Visual Arts

George Morrison

George Morrison is a film-maker and photographer who has influenced documentary film makers globally. His films Mise Éire (1959); Saoirse (1961) and Rebellion (1963) are considered classics by his peers. Other very fine work includes: These Stones Remain (1971) and the maritime film Two Thousand Miles of Peril (1972).

He has developed many techniques that have become standard and vital in the industry and as recently as 2000, he designed a post graduate Masters Degree Course in Motion Picture Arts. He has also worked in the field of Ambiances Sonores. His latest film, which he has scripted, edited and directed, is called Dublin Day and is a 50-minute documentary on the city of Dublin as it was in James Joyce’s time and today.

A native of County Waterford, George Morrison first became interested in photography in 1934, creating throughout his lifetime a large body of still photographs in both black and white and colour relating to antiquities, food, industry, architecture and landscape. In 1942 he directed and photographed his first film (16mm) Dracula, with Aidan Grennell and Eileen Cullen. The film could not be completed due to wartime stock shortage. In 1946 he became interested in actuality films, later working as Assistant Director and Film Editor with MacLiammoir – Edwards Productions.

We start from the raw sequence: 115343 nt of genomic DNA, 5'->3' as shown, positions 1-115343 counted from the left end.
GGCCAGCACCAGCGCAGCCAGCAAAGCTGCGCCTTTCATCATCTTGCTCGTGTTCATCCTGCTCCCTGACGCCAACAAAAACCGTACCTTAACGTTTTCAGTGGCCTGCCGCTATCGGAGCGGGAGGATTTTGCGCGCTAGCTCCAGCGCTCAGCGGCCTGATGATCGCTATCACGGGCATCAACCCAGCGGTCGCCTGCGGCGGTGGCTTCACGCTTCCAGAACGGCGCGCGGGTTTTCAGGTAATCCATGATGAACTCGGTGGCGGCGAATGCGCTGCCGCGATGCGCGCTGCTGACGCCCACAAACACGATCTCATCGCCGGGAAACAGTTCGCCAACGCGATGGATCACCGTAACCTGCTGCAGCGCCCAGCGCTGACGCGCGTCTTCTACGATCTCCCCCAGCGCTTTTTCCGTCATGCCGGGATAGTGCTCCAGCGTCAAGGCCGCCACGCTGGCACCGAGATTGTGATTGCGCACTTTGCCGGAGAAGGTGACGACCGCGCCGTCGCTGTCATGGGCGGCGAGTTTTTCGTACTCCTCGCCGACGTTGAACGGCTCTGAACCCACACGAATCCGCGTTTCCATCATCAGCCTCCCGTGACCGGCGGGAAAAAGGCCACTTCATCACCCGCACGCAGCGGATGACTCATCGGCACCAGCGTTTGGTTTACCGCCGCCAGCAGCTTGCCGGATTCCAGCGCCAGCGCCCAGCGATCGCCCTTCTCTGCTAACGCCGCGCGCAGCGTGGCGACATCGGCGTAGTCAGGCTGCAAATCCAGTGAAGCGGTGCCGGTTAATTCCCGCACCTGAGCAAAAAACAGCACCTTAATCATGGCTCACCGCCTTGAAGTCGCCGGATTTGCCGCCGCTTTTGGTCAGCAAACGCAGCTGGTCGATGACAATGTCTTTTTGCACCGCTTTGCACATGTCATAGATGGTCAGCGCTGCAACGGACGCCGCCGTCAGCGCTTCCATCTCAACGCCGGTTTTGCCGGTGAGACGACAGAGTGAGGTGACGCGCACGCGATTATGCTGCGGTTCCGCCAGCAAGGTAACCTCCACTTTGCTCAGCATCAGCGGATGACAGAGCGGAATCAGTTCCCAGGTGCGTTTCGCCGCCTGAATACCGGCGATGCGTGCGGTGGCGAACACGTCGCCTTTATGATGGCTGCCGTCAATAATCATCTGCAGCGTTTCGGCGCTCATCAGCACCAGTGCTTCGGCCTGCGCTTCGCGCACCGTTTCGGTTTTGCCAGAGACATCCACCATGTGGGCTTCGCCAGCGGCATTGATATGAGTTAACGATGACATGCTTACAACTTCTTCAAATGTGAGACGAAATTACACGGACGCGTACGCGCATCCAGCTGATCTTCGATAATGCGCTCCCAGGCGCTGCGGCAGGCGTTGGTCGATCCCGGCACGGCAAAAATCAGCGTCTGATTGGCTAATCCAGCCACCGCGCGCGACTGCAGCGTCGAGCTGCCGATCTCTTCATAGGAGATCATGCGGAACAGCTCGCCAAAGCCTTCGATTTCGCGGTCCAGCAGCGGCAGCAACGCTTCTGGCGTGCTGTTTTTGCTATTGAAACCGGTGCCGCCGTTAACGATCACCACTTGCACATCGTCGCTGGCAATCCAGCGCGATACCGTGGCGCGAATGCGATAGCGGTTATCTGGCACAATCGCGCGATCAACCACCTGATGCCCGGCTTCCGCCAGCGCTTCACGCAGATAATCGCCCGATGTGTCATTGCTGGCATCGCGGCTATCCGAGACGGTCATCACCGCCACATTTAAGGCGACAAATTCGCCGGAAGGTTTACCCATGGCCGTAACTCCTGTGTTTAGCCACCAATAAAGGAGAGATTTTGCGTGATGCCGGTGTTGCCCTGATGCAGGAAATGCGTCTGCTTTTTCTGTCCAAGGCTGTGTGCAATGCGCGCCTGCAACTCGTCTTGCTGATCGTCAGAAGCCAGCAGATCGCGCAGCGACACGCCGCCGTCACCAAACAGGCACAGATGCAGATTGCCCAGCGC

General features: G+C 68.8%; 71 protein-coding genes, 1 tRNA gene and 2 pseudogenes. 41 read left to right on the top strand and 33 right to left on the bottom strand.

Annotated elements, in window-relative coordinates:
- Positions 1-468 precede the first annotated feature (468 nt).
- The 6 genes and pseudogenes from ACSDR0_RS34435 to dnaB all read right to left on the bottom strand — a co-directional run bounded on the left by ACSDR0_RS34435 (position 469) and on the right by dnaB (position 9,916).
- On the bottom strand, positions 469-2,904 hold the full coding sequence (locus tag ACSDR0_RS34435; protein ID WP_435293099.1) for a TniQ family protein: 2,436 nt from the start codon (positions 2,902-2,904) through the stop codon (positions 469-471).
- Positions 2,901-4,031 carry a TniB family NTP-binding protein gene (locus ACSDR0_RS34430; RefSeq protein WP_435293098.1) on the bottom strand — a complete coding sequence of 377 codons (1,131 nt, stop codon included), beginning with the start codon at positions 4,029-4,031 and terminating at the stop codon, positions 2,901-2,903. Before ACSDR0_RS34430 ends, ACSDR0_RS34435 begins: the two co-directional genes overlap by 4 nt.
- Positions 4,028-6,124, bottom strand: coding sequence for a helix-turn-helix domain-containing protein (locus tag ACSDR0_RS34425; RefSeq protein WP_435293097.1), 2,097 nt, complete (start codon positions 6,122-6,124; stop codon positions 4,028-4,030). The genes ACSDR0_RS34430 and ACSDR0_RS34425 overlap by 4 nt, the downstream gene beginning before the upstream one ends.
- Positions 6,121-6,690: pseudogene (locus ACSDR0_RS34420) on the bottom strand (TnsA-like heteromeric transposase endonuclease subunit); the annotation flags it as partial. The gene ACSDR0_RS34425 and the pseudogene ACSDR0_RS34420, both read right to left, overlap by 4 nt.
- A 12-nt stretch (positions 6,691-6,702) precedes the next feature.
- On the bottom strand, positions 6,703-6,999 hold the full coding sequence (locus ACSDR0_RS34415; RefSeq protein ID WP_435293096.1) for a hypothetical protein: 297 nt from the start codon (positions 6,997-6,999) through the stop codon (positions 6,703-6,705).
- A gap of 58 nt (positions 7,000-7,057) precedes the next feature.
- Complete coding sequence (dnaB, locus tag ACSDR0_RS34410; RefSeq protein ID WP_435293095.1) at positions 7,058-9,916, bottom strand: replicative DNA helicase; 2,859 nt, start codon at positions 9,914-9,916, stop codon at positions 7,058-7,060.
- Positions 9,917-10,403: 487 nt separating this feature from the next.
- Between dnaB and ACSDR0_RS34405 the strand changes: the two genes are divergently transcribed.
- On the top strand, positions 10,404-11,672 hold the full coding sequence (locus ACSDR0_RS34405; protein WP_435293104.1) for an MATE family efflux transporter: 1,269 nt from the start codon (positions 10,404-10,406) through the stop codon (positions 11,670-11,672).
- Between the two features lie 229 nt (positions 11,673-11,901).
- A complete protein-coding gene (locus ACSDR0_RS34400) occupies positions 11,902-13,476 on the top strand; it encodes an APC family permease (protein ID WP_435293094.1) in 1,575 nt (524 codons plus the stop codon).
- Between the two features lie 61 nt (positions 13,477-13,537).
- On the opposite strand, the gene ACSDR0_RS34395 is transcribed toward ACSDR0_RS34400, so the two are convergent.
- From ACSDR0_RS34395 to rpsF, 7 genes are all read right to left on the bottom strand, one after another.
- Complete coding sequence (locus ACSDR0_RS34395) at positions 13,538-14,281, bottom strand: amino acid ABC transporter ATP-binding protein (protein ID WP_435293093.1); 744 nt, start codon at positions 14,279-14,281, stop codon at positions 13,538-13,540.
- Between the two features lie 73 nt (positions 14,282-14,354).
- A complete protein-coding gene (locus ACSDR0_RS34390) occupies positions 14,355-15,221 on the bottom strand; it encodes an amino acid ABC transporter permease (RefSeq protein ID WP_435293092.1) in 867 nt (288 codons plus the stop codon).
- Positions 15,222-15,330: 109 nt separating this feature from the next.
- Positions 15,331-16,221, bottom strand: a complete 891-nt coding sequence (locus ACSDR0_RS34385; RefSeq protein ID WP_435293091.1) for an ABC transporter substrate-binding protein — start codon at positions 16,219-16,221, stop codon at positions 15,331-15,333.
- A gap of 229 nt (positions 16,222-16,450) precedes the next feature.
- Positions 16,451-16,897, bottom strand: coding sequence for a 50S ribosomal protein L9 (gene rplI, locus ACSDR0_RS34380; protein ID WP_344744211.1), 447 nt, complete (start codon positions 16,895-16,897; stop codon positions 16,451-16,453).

He has served on the Council of Designers of Ireland and in 1957 he became the Founder Member and Vice President of the Inaugural Congress of the Bureau International de Recerche Historique Cinématographique, Paris.

He was elected a Saoi of Aosdána in 2017 and presented with the symbol of the office of Saoi, the gold torc, by President Michael D. Higgins.

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